Another Indian company, High Ground Enterprise, is also putting the finishing touches to its Soho-based post house Rain. It’s the company’s first introduction to the UK market and it intends to follow it up with a second office in Salford’s MediaCityUK.
And this is nothing new, of course – Prime Focus’s extensive UK facilities came about after the Indian company took over the VTR Group five years ago. Molinare also received significant investment from India-based Century Communications three years ago, which now has majority shareholdings in the company.

As well as foreign imports there are also one or two home grown new faces on the scene that have set up over the last year or so. Creativity Media opened in August providing post and film finance. It has so far co-produced three films, including Anuvahood and Sket. And this month another post house – WaterTron – opened up in south east London, with its first project being the edit of the trailer for Irvine Welsh’s Ecstasy.

A mature sector
But the most interesting development of the last 12 months isn’t in the companies that have opened or closed, it’s in the general state of the post sector. Put simply, it’s matured and lost the slightly blokey, slightly unprofessional image that perhaps applied to certain less than well run post houses a decade or so ago.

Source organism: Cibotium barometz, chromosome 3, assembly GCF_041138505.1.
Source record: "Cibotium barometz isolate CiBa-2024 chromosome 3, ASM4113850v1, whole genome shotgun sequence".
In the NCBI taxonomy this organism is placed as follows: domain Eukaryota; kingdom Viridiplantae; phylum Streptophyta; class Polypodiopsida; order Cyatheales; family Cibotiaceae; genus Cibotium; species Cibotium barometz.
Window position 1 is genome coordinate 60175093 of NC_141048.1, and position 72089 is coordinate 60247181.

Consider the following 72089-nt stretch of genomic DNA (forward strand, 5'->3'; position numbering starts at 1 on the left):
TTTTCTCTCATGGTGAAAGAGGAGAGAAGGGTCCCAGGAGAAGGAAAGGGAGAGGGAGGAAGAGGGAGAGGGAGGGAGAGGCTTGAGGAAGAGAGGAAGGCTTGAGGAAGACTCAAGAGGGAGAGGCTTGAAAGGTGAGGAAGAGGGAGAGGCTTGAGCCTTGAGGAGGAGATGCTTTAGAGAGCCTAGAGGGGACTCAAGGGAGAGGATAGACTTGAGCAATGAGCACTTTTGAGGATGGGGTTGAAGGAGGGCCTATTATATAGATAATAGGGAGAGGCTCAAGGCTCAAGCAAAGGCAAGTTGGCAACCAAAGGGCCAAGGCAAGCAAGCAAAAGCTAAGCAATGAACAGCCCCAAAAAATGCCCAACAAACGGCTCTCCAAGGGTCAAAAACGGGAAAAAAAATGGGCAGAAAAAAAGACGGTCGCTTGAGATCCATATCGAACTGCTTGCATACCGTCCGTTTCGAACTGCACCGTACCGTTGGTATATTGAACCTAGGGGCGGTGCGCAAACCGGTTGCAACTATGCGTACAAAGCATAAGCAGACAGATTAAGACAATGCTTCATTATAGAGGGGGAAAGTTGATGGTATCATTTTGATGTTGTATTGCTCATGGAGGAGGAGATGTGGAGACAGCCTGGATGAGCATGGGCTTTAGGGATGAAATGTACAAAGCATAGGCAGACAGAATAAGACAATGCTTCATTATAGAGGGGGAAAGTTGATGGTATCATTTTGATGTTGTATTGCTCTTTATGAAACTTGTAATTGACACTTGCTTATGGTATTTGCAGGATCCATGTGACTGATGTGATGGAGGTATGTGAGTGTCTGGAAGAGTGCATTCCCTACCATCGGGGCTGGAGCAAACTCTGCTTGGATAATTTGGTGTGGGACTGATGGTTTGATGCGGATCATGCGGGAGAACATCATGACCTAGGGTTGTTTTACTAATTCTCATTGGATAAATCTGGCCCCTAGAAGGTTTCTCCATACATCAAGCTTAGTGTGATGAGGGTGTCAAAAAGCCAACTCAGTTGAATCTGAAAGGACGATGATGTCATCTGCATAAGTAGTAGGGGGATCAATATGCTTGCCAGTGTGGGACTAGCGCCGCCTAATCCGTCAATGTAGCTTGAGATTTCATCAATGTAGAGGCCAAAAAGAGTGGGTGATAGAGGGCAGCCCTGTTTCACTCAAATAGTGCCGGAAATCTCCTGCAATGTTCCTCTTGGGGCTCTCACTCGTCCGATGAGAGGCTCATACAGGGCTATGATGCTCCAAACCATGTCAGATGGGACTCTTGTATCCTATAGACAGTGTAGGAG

The tight budgets and difficult climate of recent years have forced everyone to focus on tightening up the offer to clients, and to look at ways of ensuring a solid, sustainable future that’s not about desperate undercutting and jobs for the boys.

“A lot of management time goes in to saying, ‘Right, what’s next?’,” says Prime Focus UK md Simon Briggs. “[Previous owners] The VTR Group rested on its laurels,” admits Briggs, “But it’s now very different. The recession made smart people smart again. The challenge to business over the last few years has made everyone think hard about how to be successful.”

This attitude is equally applicable to the vast majority of post houses that make up the facilities 50 list this year, which are, in the main, fast moving, forward thinking and innovative in their approach. They are globally focused to the extent that an increasing number also now have offices abroad catering directly to an ever-expanding client base overseas.